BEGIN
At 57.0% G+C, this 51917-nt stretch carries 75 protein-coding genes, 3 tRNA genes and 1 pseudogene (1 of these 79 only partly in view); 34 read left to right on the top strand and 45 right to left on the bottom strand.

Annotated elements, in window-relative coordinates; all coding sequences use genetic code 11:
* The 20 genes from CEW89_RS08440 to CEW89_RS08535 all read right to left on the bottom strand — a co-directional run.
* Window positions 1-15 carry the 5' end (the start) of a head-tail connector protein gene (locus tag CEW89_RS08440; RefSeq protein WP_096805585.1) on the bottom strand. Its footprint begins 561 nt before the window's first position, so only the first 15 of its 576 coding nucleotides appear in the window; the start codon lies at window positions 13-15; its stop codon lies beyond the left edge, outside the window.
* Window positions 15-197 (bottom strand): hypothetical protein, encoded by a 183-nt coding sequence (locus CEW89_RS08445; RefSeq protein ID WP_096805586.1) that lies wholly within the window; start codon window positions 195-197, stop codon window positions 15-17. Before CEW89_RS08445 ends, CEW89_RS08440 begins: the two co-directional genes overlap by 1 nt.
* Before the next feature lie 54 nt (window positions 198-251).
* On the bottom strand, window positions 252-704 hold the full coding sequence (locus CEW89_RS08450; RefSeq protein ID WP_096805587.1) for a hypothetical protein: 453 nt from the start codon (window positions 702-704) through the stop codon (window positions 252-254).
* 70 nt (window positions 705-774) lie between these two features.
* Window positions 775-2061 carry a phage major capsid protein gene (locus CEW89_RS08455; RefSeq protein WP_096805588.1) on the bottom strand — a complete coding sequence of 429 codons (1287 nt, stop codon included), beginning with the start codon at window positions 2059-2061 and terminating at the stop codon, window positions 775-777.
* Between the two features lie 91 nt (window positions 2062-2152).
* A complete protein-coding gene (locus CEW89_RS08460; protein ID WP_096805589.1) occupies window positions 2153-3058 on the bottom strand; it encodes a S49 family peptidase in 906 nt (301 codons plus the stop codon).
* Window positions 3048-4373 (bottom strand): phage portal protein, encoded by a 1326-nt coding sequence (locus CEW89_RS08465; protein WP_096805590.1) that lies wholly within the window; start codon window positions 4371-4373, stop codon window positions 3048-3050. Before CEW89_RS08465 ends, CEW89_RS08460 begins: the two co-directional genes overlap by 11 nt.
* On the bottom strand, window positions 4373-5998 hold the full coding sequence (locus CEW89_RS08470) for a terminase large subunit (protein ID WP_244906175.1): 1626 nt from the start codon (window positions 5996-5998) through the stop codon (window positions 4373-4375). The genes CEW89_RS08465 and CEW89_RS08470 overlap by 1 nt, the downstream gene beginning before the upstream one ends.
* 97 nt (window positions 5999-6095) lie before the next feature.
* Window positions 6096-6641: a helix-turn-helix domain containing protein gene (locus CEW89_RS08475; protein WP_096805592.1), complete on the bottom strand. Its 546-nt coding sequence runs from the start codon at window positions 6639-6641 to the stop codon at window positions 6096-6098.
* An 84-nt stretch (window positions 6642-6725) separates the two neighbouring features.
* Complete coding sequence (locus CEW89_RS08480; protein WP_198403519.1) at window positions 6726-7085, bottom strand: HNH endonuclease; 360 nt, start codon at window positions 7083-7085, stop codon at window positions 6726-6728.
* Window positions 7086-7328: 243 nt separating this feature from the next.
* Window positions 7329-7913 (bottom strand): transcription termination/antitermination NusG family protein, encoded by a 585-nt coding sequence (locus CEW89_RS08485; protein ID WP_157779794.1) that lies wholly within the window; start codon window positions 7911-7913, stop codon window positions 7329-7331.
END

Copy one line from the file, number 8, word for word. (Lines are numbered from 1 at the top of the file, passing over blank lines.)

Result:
* 70 nt (window positions 705-774) lie between these two features.